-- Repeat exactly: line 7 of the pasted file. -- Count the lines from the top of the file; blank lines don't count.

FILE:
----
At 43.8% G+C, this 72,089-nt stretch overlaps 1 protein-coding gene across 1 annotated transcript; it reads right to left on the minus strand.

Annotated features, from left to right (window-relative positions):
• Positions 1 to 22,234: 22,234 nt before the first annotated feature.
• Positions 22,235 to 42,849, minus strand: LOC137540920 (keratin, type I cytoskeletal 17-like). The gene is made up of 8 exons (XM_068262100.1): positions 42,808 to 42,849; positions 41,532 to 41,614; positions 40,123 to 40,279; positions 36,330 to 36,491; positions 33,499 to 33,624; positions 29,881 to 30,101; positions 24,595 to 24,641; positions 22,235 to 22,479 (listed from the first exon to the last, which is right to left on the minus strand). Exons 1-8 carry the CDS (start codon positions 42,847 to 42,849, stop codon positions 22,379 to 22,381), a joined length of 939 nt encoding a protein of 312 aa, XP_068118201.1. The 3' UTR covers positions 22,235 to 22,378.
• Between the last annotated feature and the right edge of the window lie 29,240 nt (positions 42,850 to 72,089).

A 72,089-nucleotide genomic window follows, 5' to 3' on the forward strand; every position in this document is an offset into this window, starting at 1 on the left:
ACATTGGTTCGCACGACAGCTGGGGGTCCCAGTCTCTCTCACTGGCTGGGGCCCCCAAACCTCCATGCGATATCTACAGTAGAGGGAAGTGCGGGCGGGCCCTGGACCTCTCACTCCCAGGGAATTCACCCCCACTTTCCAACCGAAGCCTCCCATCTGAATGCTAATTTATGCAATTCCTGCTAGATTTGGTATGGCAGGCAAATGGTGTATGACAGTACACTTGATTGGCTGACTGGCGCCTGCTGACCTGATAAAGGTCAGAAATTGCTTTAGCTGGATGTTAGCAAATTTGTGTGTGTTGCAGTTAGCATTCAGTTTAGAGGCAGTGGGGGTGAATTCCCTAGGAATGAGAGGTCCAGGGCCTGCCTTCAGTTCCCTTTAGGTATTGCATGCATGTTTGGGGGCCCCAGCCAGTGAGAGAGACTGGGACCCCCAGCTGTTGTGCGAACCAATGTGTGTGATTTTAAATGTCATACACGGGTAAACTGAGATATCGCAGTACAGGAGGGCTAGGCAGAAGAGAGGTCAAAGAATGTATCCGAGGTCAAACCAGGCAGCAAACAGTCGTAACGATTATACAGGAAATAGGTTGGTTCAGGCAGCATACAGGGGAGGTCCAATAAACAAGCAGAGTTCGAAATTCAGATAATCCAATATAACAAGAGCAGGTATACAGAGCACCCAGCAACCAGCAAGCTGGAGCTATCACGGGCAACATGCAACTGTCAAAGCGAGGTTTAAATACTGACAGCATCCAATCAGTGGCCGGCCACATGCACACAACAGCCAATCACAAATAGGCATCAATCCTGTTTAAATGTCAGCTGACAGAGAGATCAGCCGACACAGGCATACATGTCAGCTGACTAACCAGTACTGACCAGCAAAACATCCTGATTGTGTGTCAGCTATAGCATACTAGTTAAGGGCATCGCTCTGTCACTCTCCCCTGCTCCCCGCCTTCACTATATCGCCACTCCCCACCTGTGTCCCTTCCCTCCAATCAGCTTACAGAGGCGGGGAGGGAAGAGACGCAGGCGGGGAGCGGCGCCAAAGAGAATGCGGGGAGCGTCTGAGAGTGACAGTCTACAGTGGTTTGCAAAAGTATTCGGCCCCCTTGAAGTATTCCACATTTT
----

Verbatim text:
ACATTGGTTCGCACGACAGCTGGGGGTCCCAGTCTCTCTCACTGGCTGGGGCCCCCAAACCTCCATGCGATATCTACAGTAGAGGGAAGTGCGGGCGGGCCCTGGACCTCTCACTCCCAGGGAATTCACCCCCACTTTCCAACCGAAGCCTCCCATCTGAATGCTAATTTATGCAATTCCTGCTAGATTTGGTATGGCAGGCAAATGGTGTATGACAGTACACTTGATTGGCTGACTGGCGCCTGCTGACCTGATAAAGGTCAGAAATTGCTTTAGCTGGATGTTAGCAAATTTGTGTGTGTTGCAGTTAGCATTCAGTTTAGAGGCAGTGGGGGTGAATTCCCTAGGAATGAGAGGTCCAGGGCCTGCCTTCAGTTCCCTTTAGGTATTGCATGCATGTTTGGGGGCCCCAGCCAGTGAGAGAGACTGGGACCCCCAGCTGTTGTGCGAACCAATGTGTGTGATTTTAAATGTCATACACGGGTAAACTGAGATATCGCAGTACAGGAGGGCTAGGCAGAAGAGAGGTCAAAGAATGTATCCGAGGTCAAACCAGGCAGCAAACAGTCGTAACGATTATACAGGAAATAGGTTGGTTCAGGCAGCATACAGGGGAGGTCCAATAAACAAGCAGAGTTCGAAATTCAGATAATCCAATATAACAAGAGCAGGTATACAGAGCACCCAGCAACCAGCAAGCTGGAGCTATCACGGGCAACATGCAACTGTCAAAGCGAGGTTTAAATACTGACAGCATCCAATCAGTGGCCGGCCACATGCACACAACAGCCAATCACAAATAGGCATCAATCCTGTTTAAATGTCAGCTGACAGAGAGATCAGCCGACACAGGCATACATGTCAGCTGACTAACCAGTACTGACCAGCAAAACATCCTGATTGTGTGTCAGCTATAGCATACTAGTTAAGGGCATCGCTCTGTCACTCTCCCCTGCTCCCCGCCTTCACTATATCGCCACTCCCCACCTGTGTCCCTTCCCTCCAATCAGCTTACAGAGGCGGGGAGGGAAGAGACGCAGGCGGGGAGCGGCGCCAAAGAGAATGCGGGGAGCGTCTGAGAGTGACAGTCTACAGTGGTTTGCAAAAGTATTCGGCCCCCTTGAAGTATTCCACATTTT